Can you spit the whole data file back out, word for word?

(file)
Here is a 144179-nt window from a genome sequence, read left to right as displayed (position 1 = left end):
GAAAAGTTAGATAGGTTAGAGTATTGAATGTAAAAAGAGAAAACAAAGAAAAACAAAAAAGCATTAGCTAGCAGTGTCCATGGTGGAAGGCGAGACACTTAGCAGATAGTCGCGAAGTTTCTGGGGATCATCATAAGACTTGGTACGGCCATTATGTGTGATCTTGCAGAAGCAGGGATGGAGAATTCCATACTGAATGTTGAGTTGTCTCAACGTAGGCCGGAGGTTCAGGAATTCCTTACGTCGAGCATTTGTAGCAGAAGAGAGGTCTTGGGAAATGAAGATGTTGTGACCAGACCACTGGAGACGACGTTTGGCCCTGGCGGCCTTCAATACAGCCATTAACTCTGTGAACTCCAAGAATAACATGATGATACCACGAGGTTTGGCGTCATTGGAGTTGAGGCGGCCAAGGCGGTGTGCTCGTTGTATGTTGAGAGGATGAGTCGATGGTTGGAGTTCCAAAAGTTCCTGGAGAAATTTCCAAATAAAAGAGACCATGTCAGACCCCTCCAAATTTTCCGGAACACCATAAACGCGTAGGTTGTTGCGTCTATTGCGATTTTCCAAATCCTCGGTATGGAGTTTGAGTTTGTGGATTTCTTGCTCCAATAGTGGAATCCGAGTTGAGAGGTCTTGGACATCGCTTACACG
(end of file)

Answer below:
Here is a 144179-nt window from a genome sequence, read left to right as displayed (position 1 = left end):
GAAAAGTTAGATAGGTTAGAGTATTGAATGTAAAAAGAGAAAACAAAGAAAAACAAAAAAGCATTAGCTAGCAGTGTCCATGGTGGAAGGCGAGACACTTAGCAGATAGTCGCGAAGTTTCTGGGGATCATCATAAGACTTGGTACGGCCATTATGTGTGATCTTGCAGAAGCAGGGATGGAGAATTCCATACTGAATGTTGAGTTGTCTCAACGTAGGCCGGAGGTTCAGGAATTCCTTACGTCGAGCATTTGTAGCAGAAGAGAGGTCTTGGGAAATGAAGATGTTGTGACCAGACCACTGGAGACGACGTTTGGCCCTGGCGGCCTTCAATACAGCCATTAACTCTGTGAACTCCAAGAATAACATGATGATACCACGAGGTTTGGCGTCATTGGAGTTGAGGCGGCCAAGGCGGTGTGCTCGTTGTATGTTGAGAGGATGAGTCGATGGTTGGAGTTCCAAAAGTTCCTGGAGAAATTTCCAAATAAAAGAGACCATGTCAGACCCCTCCAAATTTTCCGGAACACCATAAACGCGTAGGTTGTTGCGTCTATTGCGATTTTCCAAATCCTCGGTATGGAGTTTGAGTTTGTGGATTTCTTGCTCCAATAGTGGAATCCGAGTTGAGAGGTCTTGGACATCGCTTACACG